Thursday, June 16, 2016



 While announced, this seabed mining and military project has no firm start date as yet.

NEEMO 12 crewmembers make their way to their undersea habitat during a training session for the NASA Extreme Environment Mission Operations (NEEMO) project. Photo: NASA

 Pictured above are NASA divers entering a long operating U.S. owned "sealab" off of the Florida keys located below decompression dive depths but still well within the zone of light penetration. The Chinese proposal is far more challenging to construct and operate. At 10,000 feet (roughly 3,000 meters) it will be in cold dark water and subjected to pressures beyond what most conventional submarines are designed for. Recent news releases from China indicate that the Chinese are speeding up their efforts to design and build their proposed deepest ever "sea lab". The project was described in China's five year economic plan released in March of 2016. The technological hurdles to over come are immense but not impossible. Specially built manned submersibles have visited such depths for decades, the engineering challenge is basically one of scale. How do you enlarge the small diving bell type self contained habitats of the manned submersibles designed to visit such depths for a matter of a few hours to contain living quarters and sustainability for months at a time? How do you design a submersible suitable for transferring "aquanauts" and supplies? How do you test such equipment before deploying it? These are all issue of scale that probably can be overcome given enough time, effort and money. The real question is why go to the trouble to live at these depths? 

 The Chinese probably see several reasons for attempting this mission improbable. First they wish to explore the possibilities of deep sea bed mining. The deep sea beds are known to contain gold, manganese, and other vital minerals.  However, a 10,000 foot depth is not typical of outer continental shelf depths, the one place where nations have clear rights to exploit sea bottom resources. China is likely to locate this lab in disputed waters in the South or East China Seas. They may use the "sea lab" to press their claim to international or disputed waters not available to them under the current provisions of the United Nations Convention On The Law Of The Sea. What would be even more scary would be an attempt to twist the existing international law on territorial acquisition. 

 In the case of islands and similar features the most effective argument for soverignity recognized today is "effective settlement". This is why some Antarctic claimants go to elaborate and expensive efforts to have children born aboard their existing Antarctic stations and to periodically hold elaborate cultural events aboard their stations and to maintain them over winter. When the Antarctic treaty extension expires, they are positioning themselves to claim some of the last unclaimed above water real estate on earth. By existing international law some things such as the "high seas", the deep sea beds, outer space at orbital level, and the planets of our solar system are all in the "commons" and not suitable for national claims of ownership. The Dragon however has always operated as if whatever its claws could touch was property of the Dragon. So pushing highly dubious territorial claims and reshaping international law away from the Western concept of the "commons" may be a second purpose for such a "sea lab".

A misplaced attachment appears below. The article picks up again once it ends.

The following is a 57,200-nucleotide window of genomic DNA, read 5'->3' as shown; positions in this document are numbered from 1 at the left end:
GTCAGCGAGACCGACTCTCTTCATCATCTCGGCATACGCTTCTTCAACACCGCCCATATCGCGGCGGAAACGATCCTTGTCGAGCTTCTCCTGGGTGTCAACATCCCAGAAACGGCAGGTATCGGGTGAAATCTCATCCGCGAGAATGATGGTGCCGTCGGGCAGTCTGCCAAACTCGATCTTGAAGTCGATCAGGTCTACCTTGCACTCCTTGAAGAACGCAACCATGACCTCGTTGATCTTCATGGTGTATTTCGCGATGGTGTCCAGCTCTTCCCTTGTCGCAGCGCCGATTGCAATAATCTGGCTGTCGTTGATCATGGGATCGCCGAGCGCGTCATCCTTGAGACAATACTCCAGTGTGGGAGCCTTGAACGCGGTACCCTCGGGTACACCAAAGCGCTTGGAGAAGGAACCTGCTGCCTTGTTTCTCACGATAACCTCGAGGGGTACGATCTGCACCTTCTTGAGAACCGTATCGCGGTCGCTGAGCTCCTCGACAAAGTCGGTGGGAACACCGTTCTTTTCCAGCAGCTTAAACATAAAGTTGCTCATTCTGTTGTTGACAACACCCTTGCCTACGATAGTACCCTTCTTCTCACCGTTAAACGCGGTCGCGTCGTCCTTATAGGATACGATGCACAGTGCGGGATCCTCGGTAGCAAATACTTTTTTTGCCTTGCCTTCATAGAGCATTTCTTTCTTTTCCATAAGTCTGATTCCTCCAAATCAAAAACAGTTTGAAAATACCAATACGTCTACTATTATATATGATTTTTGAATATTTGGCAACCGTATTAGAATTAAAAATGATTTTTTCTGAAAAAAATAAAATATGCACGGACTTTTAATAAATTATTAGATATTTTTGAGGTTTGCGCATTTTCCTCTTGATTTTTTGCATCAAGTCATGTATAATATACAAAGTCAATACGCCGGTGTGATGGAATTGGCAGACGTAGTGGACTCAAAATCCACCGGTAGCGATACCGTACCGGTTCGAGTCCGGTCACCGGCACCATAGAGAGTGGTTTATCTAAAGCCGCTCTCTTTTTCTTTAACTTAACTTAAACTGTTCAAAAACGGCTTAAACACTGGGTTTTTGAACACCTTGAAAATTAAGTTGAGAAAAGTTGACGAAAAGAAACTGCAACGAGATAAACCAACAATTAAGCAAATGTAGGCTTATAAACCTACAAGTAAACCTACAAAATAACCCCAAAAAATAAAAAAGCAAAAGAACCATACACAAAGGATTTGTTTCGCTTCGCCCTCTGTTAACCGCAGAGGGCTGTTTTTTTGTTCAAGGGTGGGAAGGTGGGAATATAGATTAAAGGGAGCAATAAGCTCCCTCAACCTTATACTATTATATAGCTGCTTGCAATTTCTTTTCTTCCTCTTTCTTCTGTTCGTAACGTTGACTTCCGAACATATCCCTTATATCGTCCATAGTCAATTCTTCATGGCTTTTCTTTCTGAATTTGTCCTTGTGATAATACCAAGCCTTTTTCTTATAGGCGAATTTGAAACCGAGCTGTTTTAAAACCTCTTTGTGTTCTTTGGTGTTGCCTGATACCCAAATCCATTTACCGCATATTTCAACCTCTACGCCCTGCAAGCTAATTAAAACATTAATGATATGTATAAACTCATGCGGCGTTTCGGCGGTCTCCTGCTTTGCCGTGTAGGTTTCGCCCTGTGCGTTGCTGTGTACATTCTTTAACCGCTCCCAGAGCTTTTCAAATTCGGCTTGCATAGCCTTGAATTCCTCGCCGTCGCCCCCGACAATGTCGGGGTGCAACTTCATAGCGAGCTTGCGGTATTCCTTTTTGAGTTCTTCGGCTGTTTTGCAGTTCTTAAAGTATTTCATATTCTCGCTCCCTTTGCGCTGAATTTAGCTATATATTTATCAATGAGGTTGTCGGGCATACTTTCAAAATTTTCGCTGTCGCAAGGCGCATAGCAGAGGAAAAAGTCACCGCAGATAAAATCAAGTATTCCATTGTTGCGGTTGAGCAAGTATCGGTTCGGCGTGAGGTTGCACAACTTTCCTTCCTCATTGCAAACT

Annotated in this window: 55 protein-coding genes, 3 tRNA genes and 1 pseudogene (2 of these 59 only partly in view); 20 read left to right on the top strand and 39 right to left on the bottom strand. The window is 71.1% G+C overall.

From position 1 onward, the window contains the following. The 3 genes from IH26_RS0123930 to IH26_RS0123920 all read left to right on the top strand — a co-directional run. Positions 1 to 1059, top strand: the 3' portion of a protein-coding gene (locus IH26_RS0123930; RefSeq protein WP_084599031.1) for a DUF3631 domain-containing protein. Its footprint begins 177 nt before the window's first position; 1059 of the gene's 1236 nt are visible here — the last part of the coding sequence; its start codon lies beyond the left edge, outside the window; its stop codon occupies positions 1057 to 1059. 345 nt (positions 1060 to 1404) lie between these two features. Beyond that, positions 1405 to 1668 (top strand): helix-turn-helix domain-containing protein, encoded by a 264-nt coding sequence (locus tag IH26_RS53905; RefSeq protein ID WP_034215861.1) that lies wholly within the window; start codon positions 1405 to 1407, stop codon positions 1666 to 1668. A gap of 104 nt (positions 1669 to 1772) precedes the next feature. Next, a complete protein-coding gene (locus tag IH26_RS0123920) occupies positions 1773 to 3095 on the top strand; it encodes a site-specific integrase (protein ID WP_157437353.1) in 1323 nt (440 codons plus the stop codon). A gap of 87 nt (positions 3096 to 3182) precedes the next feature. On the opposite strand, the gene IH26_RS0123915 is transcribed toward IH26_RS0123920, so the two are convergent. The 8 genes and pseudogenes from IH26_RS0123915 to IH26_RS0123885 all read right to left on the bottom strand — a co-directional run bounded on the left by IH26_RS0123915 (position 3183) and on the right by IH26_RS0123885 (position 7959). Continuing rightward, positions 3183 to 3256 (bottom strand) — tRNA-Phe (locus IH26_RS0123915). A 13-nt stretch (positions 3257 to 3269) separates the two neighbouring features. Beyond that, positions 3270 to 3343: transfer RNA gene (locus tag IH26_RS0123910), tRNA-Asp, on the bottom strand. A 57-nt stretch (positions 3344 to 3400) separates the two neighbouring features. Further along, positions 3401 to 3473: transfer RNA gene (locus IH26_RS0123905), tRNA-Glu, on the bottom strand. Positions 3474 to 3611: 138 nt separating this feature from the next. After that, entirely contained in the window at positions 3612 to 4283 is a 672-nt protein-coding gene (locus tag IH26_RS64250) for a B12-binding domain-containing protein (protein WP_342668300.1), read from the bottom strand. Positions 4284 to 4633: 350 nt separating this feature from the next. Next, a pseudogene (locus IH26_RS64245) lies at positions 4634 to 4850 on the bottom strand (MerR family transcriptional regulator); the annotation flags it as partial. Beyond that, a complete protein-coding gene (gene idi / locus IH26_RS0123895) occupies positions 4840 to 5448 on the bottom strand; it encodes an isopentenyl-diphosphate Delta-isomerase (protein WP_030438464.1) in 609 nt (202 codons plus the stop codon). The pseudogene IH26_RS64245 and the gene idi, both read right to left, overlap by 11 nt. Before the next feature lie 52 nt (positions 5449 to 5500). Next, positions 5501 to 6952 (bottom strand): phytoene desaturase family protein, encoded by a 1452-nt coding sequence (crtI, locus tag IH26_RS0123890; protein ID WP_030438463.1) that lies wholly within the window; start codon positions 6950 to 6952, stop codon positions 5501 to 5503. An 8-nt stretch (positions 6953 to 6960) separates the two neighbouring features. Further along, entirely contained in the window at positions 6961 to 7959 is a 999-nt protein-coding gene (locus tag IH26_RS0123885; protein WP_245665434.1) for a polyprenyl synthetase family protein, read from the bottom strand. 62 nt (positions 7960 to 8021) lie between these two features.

Finally such a lab could have a variety of naval/military purposes both for experimentation and area monitoring and denial, particularly anti submarine warfare. Whatever reason or combination of reasons for China's interest in such an expensive, elaborate, and not obviously immediately profitable project they do seem determined. In the current five year plan. The project ranked number 2 among the top 100 science and technology development projects ion the plan. While the Dragon has a seemingly insatiable hunger for natural resources, we note that the design is meant to be portable, making the lab relocatable for any variety of missions including military missions. The proposed "sea lab" may well be a key stone project within China's planned anti submarine access project that they sometimes term "The Under Water Great Wall Project".

 It seems to us that in war, nations do attempt to disrupt their enemies submarine cable communications and submarine oil and gas distributions systems; but a highly expensive virtual fixed fort doesn't seem to be a reasonable replacement for simple submarine patrol systems. We are not sure what the military utility of such a deep sea lab would be, and we bet the Chinese aren't quite sure themselves. This has the look and feel of a soverignity assertion, political impression, status symbol. The Dragon hasn't published any cost data for the project. We guess its nearly as expensive as our Apollo program was, but going in, its pretty well assured that such a thing can be built and deployed. It's basically an underwater habitat just set in unusually deep water. This is a manipulation of existing technologies, not the invention of never before tried technologies. As difficult and expensive as it is, going to the bottom of the sea is not nearly as "iffy" as going to the moon and back was. Rest assured that if the Dragon spends the time and money it will milk the publicity as if they had reached  another planet. We see no reason for the US to get involved with a "race to the bottom of the sea". 

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